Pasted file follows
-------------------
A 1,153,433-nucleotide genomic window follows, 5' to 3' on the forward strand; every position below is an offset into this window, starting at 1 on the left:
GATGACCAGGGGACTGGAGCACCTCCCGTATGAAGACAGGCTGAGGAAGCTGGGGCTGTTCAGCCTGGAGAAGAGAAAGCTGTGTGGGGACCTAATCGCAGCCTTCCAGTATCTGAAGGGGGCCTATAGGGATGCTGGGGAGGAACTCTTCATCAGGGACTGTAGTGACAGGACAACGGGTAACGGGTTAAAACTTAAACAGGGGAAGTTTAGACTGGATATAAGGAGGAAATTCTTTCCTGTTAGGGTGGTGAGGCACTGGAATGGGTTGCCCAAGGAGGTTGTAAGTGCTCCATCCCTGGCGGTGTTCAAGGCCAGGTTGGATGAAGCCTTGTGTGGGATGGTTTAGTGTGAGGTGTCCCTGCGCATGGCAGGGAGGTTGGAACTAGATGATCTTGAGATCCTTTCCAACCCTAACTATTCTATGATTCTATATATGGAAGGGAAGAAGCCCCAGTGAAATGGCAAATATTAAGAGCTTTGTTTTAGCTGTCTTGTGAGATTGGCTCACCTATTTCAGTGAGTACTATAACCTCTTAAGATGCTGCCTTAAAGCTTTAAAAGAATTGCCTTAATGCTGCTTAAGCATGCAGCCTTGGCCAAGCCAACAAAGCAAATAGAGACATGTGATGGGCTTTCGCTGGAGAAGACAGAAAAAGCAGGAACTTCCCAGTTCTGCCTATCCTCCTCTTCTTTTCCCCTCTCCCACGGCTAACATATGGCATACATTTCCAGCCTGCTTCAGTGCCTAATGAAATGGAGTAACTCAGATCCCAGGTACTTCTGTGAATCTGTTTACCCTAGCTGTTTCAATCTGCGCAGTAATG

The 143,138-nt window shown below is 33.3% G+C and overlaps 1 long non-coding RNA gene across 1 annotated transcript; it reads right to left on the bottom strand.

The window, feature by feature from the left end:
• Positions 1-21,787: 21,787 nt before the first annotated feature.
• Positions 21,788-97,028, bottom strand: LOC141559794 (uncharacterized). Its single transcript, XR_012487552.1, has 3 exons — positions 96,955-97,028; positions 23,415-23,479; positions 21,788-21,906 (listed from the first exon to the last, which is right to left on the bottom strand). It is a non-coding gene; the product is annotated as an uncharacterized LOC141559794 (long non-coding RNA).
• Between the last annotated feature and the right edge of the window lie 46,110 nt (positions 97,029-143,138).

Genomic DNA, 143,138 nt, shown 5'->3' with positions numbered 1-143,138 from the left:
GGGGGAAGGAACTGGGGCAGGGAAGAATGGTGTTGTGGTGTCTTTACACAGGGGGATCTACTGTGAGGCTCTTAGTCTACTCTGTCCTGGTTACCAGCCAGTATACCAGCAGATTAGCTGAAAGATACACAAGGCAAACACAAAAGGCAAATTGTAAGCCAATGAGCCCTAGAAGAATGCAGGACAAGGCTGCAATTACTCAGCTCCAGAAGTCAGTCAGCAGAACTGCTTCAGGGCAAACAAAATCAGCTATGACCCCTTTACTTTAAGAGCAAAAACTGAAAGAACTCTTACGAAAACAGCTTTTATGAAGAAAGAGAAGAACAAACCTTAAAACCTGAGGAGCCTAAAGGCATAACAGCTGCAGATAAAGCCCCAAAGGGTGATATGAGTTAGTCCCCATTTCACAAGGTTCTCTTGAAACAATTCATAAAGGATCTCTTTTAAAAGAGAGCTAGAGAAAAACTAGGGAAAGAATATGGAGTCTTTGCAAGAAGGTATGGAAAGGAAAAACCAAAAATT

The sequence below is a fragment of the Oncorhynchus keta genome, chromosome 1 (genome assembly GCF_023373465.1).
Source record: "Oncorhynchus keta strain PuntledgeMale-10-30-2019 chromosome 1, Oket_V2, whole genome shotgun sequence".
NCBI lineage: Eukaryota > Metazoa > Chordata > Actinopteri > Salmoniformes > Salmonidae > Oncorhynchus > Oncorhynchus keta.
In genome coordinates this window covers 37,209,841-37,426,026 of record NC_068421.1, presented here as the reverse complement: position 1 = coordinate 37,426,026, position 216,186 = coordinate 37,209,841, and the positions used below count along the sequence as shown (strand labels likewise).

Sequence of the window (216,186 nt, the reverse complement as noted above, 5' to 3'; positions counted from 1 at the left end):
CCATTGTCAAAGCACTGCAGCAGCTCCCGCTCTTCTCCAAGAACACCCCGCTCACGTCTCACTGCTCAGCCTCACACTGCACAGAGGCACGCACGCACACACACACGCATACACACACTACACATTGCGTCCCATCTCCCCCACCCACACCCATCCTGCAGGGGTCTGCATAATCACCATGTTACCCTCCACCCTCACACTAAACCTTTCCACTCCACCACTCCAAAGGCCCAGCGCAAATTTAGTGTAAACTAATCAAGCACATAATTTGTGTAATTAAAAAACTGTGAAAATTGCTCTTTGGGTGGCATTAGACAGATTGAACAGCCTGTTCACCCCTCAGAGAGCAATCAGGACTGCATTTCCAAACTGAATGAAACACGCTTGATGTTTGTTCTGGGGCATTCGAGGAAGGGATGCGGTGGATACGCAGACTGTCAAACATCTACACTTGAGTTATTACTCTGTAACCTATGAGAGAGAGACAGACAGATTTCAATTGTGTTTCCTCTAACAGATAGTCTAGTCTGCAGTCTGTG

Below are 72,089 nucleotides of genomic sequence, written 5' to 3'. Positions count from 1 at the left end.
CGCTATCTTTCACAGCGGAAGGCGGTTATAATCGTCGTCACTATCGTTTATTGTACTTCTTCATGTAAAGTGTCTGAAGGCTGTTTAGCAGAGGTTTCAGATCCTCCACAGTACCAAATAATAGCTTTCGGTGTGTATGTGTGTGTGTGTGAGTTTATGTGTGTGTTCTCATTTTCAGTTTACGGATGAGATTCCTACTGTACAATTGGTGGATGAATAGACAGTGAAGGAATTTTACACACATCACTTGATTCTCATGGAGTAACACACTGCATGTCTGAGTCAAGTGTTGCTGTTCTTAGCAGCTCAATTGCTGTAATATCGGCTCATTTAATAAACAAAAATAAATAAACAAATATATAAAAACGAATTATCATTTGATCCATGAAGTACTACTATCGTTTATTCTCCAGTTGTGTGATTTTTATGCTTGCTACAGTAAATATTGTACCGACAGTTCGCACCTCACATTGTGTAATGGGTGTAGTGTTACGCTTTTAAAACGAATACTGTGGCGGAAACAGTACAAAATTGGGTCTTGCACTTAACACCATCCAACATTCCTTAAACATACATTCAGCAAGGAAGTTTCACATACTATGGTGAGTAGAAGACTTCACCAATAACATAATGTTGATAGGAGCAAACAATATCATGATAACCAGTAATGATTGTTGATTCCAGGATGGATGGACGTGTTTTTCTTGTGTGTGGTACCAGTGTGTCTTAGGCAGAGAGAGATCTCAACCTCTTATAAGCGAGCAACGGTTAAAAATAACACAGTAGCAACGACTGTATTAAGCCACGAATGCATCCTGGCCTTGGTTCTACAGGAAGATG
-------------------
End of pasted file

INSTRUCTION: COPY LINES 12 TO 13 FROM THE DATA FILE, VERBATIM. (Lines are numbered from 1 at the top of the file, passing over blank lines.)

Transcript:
NCBI lineage: Eukaryota > Metazoa > Chordata > Actinopteri > Salmoniformes > Salmonidae > Oncorhynchus > Oncorhynchus keta.
In genome coordinates this window covers 37,209,841-37,426,026 of record NC_068421.1, presented here as the reverse complement: position 1 = coordinate 37,426,026, position 216,186 = coordinate 37,209,841, and the positions used below count along the sequence as shown (strand labels likewise).